By BLAKE ANDREWS
Right, everyone’s familiar with The Odyssey by Homer. No, the other Homer! Even though the good old Greeks didn’t have cameras, they have some handy advice for us photographers.
1. Don’t Be Lazy
Odysseus could’ve shacked up with Calypso eating grapes on the beach forever. She was built like a goddess. Literally. Everything was right there for him. But no, lounging ain’t for pros. Wanna know many lotus eaters are in MoMA? That’s right, none. Get too relaxed and your cohorts might just release your top secret bag of winds, blowing you back to square one. And let’s not even talk about Penelope’s lazy suitors. The lesson is clear. Get focused, get active, and stay that way.
2. Blend In
Whether escaping the cave of Polyphemus tied under sheep or returning to Ithaca disguised as a wandering beggar, Odysseus employed a variety of costumes and subterfuge evading his enemies. Street photographers should do the same. Dress like the rabble. Blend in. Then go forth and conquer.
4. Empathy Gets You Nowhere
Do you think Odysseus sat around feeling sorry for his enemies? Poor old giant with only one eye? Not even. More like, in your face dick. Handmaidens with shaky allegiance? Men who happened to linger at the estate upon his return to Ithaca? Same deal. Friggin bloodbath. No prisoners, no regrets. I’m not saying you need to hack up pedestrians. Just don’t get too hung up on their feelings. Do what you need to do, then move on.
3. Ignore Hot Chicks
I’m not saying you need to shove wax in your ears or walk the city streets tied to a mast. But for undisciplined shooters, the siren call of hot chicks can be a dangerous distraction. Or hot dudes if that’s your thing. Take a cue from Odysseus and just ignore them. For emergency vehicle sirens it’s just the opposite. They can lead to good photo ops.
5. Don’t Name Your Kid Telemachus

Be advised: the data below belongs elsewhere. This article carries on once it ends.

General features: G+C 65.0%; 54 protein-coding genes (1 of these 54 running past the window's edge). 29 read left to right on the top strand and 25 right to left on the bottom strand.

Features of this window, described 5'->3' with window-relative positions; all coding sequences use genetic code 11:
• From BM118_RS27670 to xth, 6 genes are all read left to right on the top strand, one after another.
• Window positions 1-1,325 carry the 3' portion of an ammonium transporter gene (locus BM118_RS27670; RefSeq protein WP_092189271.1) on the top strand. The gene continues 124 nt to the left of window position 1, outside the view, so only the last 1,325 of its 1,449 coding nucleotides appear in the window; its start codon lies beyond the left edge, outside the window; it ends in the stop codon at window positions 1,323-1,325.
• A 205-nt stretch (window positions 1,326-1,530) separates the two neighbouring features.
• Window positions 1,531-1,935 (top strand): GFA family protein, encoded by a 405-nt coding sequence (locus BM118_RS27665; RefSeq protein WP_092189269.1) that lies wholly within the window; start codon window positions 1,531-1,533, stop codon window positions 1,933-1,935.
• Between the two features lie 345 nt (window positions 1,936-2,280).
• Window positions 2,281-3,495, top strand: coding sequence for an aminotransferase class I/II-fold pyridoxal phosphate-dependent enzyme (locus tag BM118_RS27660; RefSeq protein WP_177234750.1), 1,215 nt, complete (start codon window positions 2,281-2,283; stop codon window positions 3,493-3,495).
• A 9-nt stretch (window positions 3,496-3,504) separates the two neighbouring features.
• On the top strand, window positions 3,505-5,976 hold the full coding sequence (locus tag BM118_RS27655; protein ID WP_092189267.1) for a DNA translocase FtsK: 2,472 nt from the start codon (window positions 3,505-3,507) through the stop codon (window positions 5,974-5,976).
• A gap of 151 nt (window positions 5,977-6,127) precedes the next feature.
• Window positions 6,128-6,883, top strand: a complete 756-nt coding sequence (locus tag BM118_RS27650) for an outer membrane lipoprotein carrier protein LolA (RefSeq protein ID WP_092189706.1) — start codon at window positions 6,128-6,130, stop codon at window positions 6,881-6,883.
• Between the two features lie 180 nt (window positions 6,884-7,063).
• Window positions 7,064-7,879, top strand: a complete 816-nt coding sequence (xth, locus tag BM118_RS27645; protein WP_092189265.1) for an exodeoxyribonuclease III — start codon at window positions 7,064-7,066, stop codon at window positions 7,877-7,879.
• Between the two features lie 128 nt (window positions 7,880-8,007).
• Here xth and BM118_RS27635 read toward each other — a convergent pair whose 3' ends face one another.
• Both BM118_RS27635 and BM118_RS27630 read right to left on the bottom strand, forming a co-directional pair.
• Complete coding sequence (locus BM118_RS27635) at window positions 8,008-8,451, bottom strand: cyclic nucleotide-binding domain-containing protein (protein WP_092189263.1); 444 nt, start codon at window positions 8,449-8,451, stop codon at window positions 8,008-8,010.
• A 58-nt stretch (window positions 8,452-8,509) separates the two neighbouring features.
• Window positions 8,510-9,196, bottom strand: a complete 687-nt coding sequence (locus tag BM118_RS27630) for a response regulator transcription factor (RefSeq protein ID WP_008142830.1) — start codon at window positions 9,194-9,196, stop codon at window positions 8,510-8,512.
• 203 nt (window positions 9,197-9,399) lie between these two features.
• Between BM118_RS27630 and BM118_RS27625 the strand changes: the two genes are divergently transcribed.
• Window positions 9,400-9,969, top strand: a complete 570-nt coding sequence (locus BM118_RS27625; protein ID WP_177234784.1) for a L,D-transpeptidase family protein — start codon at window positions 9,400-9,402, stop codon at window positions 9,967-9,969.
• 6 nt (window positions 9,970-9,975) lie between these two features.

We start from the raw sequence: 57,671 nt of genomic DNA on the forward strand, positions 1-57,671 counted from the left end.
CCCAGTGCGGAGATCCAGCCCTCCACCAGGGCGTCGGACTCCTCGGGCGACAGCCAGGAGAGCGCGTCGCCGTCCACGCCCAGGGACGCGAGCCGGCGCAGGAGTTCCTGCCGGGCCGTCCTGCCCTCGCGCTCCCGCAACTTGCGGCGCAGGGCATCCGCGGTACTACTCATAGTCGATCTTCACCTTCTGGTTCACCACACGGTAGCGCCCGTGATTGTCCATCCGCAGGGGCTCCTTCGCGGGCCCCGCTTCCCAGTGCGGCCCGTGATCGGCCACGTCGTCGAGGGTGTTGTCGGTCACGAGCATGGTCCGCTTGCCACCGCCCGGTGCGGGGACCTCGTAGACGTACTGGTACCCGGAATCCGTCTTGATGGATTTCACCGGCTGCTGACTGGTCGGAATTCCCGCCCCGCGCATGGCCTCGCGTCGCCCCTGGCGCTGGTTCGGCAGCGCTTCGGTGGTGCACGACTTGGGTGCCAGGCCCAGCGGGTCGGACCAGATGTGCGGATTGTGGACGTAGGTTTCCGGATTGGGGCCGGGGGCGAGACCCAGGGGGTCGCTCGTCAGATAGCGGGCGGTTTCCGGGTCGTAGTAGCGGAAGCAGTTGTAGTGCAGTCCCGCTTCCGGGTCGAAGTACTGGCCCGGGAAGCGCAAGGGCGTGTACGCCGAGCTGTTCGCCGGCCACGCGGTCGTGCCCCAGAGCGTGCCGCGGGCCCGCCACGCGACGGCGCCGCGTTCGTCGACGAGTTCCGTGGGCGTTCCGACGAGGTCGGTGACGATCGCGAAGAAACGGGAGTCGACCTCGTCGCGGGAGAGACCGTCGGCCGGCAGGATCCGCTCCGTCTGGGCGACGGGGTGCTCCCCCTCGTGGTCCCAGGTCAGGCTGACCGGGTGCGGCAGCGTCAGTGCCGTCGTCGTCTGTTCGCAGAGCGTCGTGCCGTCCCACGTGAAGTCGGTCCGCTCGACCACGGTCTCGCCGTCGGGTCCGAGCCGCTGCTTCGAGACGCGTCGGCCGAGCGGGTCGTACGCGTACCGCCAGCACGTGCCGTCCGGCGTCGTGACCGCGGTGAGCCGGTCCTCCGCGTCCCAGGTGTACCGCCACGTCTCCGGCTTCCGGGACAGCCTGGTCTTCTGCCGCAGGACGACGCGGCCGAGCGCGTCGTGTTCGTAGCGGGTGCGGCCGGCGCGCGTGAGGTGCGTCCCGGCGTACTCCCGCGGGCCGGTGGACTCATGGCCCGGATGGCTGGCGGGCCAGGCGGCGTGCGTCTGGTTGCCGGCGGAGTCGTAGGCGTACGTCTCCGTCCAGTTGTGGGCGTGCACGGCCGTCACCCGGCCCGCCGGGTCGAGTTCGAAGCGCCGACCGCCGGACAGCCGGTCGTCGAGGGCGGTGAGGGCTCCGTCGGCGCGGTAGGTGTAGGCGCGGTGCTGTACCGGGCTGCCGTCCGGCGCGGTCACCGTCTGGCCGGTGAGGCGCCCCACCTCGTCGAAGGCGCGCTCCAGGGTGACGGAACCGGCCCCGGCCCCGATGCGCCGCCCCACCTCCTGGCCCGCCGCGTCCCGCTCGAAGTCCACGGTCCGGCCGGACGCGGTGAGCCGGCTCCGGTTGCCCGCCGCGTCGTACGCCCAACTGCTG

I mean seriously. What the fuck kind of name is that? He’ll probably complain about it as a teen, and you’ll wind up in this huge family argument and once the lawyers get involved you can kiss your shooting time goodbye. So just name him Jim or something. Trust me.
6. There’s no Substitute for Experience
Odysseus spent a decade sailing, adventuring, swashbuckling, consorting with various gods and goddesses, teaching, leading a fleet, surviving shipwreck, and finally reclaiming his throne in a violent ambush. Oh yeah, and there’s this little thing called the Trojan Horse you may have heard of. Invented it. The dude lived. It’s no mystery why he was king. So take your cue from him. Go wander the globe for ten years, then pick up a camera.
7. Travel in Packs
The beauty of crowds is that problems can be deflected. For example, if you’re trying to thread the needle between Scylla and Charybdis, it pays to carry expendable crew. Same thing in a cave with a man-eating cyclops. And same thing on the streets. In a group of photographers making street candids, it’s not always the shooter who winds up in hot water. It’s the slowest sprinter.
8. Pros Get the Shot
Odysseus strung an impossible bow and shot an arrow through 12 axe heads. One shot, first try, no warm up. So I don’t want to hear about your problems with autofocus, camera shake and white balance. He nailed it, and he lived before electricity and cars and shit. So what’s your excuse again?
9. Create Works of Lasting Value
When Odysseus needed something to sleep on, he didn’t shop at Bed, Bath and Beyond. No, he built the foundation from a living tree. Try to move that. Try to accidentally toss that out in recycling. Hey, I’m not saying it was comfortable to lay on. But it was there when he needed it. When you shoot photos, plan on them being around a while. Make them last. Who knows, maybe someone will write about them 3,000 years from now.